Tutorial :What do linkers do?



Question:

I've always wondered. I know that compilers convert the code you write into binaries but what do linkers do? They've always been a mystery to me.

I roughly understand what 'linking' is. It is when references to libraries and frameworks are added to the binary. I don't understand anything beyond that. For me it "just works". I also understand the basics of dynamic linking but nothing too deep.

Could someone explain the terms?


Solution:1

To understand linkers, it helps to first understand what happens "under the hood" when you convert a source file (such as a C or C++ file) into an executable file (an executable file is a file that can be executed on your machine or someone else's machine running the same machine architecture).

Under the hood, when a program is compiled, the compiler converts the source file into object byte code. This byte code (sometimes called object code) is mnemonic instructions that only your computer architecture understands. Traditionally, these files have an .OBJ extension.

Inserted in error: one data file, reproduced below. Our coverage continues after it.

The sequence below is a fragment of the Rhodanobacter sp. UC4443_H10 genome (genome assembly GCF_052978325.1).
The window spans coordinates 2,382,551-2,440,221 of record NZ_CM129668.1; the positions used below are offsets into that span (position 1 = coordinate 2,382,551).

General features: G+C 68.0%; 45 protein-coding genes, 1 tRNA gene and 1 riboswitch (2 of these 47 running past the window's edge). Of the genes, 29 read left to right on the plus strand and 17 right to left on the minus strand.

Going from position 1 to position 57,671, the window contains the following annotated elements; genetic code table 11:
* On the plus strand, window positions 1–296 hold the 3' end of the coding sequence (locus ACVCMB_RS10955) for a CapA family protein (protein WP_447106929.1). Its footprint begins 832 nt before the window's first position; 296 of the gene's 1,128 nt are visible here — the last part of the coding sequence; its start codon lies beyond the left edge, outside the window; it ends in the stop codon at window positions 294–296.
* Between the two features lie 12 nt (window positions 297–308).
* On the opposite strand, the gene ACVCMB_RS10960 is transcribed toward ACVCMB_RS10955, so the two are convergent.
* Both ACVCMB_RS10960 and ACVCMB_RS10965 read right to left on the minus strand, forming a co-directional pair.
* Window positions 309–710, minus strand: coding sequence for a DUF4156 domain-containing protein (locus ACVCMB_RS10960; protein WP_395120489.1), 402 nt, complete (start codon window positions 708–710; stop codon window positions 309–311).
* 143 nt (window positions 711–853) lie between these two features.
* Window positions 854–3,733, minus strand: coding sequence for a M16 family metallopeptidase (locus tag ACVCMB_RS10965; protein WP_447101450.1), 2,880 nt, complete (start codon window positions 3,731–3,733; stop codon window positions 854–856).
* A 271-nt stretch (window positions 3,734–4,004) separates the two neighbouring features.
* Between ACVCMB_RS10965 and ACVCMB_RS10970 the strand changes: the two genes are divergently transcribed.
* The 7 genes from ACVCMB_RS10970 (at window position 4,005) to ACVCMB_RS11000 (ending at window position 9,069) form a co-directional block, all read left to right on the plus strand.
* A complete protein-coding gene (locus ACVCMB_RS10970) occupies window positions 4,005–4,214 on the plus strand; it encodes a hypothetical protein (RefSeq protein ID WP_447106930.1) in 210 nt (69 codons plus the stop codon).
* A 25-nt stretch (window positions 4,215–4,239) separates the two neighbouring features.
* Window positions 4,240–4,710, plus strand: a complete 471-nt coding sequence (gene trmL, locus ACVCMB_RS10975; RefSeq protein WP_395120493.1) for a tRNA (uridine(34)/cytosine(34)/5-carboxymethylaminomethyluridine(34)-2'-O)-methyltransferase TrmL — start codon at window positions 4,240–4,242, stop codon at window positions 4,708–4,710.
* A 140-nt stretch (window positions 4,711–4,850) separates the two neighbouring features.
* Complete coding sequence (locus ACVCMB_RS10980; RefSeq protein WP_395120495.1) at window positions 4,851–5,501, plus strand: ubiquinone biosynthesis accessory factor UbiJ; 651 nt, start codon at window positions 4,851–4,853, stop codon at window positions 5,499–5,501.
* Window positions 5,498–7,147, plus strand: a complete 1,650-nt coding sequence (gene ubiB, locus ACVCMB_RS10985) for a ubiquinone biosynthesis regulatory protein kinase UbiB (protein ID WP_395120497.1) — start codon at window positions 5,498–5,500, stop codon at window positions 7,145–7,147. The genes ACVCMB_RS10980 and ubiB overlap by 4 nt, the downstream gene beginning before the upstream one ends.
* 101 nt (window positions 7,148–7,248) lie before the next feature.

After the object file is created, the linker comes into play. More often than not, a real program that does anything useful will need to reference other files. In C, for example, a simple program to print your name to the screen would consist of:

printf("Hello Kristina!\n");  

When the compiler compiled your program into an obj file, it simply puts a reference to the printf function. The linker resolves this reference. Most programming languages have a standard library of routines to cover the basic stuff expected from that language. The linker links your OBJ file with this standard library. The linker can also link your OBJ file with other OBJ files. You can create other OBJ files that have functions that can be called by another OBJ file. The linker works almost like a word processor's copy and paste. It "copies" out all the necessary functions that your program references and creates a single executable. Sometimes other libraries that are copied out are dependent on yet other OBJ or library files. Sometimes a linker has to get pretty recursive to do its job.